Tuesday, November 15, 2016

What Would Gandalf Do?

Eric Grynaviski has a great post at Duck of Minerva using Lord of the Rings to frame the discussion political scientists are having (versus what perhaps we should have) about the election.

Political scientists remind me of Isildur, who refused to throw away the ring when he gained it from Sauron. The political science blogs I regularly read—the Monkey Cage, Political Violence at a Glance, and the Duck of Minerva, for example—have yet to publish any reflections by political scientists about the meaning of the election. The Monkey Cage second post-election post’s “Lesson 1” showed that they forgot they predicted a Trump win but now remember so it’s ok (this is a friendly jab at a colleague who I respect greatly). My bet is there will be a lot of analysis and discussion by political scientists about why Trump won, what he will do and what the effects could be, and how limits on Trump’s use of power might curtail his policy flexibility. At the moment, however, finding ways to make political science relevant by trying to better understand the ring strike me as empty. The first lesson of this election should not be about forecasting.


Instead, political scientists should ask “What would Gandalf do?” One part of the magic of the characters is that they consistently remember their values: Sam and Frodo think about home and hearth, the Dwarves think about their halls of stone, the Elves think about their role in protecting nature and care of the world, and Aragorn remembers a time when the king used a model of rule that relied on autonomy and good government. These reflections on the prospect for a different world with a different politics motivated the characters. 
Political scientists need to think seriously about how to incorporate the study of politics, traditionally conceived as the study about right and justice, into our classrooms, turning them, in part, into fora where we can discuss and debate the justice of mass deportations, sexual violence, racism, policing, and a host of other issues. I also hope the next four years will include more reflection on the nature of political power, the study of electoral reform, and more experimental thinking about alternative ways to think about democratic governance. Using the Trump election as a springboard for inquiry would return us to questions of ethics as central to discussions in political science.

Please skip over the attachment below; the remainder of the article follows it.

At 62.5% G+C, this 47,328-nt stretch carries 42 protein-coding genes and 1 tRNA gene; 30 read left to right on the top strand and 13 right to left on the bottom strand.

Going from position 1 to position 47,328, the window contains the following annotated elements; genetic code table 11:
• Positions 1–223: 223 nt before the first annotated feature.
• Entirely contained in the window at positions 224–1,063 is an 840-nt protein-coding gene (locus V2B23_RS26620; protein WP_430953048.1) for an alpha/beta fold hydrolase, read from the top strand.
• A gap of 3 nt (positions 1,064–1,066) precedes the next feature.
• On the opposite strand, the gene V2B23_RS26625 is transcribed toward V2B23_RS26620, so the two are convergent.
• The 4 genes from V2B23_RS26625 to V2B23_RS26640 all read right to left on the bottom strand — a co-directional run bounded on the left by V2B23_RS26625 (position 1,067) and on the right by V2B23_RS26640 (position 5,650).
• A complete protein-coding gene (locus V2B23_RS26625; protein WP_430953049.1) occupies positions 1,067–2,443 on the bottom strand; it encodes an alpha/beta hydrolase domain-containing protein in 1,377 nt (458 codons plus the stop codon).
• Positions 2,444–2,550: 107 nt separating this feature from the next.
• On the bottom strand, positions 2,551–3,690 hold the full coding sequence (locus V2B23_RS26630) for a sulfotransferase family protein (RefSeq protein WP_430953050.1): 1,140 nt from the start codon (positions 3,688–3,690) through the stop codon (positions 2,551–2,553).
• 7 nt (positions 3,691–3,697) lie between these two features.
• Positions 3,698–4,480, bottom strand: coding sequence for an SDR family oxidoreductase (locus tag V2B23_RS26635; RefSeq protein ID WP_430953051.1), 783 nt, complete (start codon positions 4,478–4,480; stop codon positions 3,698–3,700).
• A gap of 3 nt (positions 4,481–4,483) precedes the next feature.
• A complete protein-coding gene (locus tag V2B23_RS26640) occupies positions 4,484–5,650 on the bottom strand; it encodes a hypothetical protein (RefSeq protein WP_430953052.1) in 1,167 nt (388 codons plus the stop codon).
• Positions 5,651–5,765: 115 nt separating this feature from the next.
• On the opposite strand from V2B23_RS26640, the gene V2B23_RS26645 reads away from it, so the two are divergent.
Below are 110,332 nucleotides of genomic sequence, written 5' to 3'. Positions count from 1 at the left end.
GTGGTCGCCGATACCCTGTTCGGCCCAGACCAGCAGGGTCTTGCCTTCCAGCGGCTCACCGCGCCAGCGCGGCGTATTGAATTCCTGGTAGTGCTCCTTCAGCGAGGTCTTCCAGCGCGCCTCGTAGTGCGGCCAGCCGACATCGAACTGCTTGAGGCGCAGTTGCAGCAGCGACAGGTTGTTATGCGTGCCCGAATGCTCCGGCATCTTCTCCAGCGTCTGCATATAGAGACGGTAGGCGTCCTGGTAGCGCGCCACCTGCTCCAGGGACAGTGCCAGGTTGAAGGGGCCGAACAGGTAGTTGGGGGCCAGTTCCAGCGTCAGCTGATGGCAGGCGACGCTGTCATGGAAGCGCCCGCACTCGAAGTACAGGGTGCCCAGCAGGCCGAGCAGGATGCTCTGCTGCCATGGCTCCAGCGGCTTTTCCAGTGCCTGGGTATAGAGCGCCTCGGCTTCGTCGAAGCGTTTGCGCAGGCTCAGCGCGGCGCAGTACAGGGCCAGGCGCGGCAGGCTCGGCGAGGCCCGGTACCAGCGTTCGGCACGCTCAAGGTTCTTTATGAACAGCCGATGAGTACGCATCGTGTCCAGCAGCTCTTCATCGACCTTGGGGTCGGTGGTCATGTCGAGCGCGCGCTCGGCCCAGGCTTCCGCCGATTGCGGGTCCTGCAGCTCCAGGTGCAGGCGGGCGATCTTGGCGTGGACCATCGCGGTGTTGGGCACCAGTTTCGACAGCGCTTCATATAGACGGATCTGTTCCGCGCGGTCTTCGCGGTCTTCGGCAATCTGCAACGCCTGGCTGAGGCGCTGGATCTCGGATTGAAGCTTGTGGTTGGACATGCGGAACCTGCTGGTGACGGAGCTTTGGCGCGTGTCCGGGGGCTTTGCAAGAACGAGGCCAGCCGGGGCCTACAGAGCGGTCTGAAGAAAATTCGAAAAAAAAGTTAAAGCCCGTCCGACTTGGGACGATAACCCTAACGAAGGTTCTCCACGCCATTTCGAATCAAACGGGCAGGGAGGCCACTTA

I like this argument, and I am not at all sure I am really doing it. At the moment, I feel like political scientists are focused a lot on who was "wrong" or "right," defined largely in terms of defending one's own predictions. The issue of estimating the Latino vote is downright annoying in this regard, with deep methodological discussions intended solely to prove the other person wrong. It's just academic turf war stuff.

At the same time, thinking about likely futures isn't quite so bad as he says. Latin America is waiting to see what's going to happen, and it makes sense to sort out possible outcomes. I have undocumented students currently protected by DACA, and their lives literally depend on it. So it's not bad to consider what political calculus might be going on.

So let's not ditch consideration of what President Trump might do, but maybe our discussions could break away from the turf wars and include a little more introspection. He's going to make policy that will affect people in very real and sometimes very scary ways, and it should our job to help people understand what's going on. I don't know if that's what Gandalf would do, though we should remember that even he made educated guesses about the future: "But all such places will soon become islands under siege, if things go on as they are going. The Dark Lord is putting forth all his strength.."


  © Blogger templates The Professional Template by Ourblogtemplates.com 2008

Back to TOP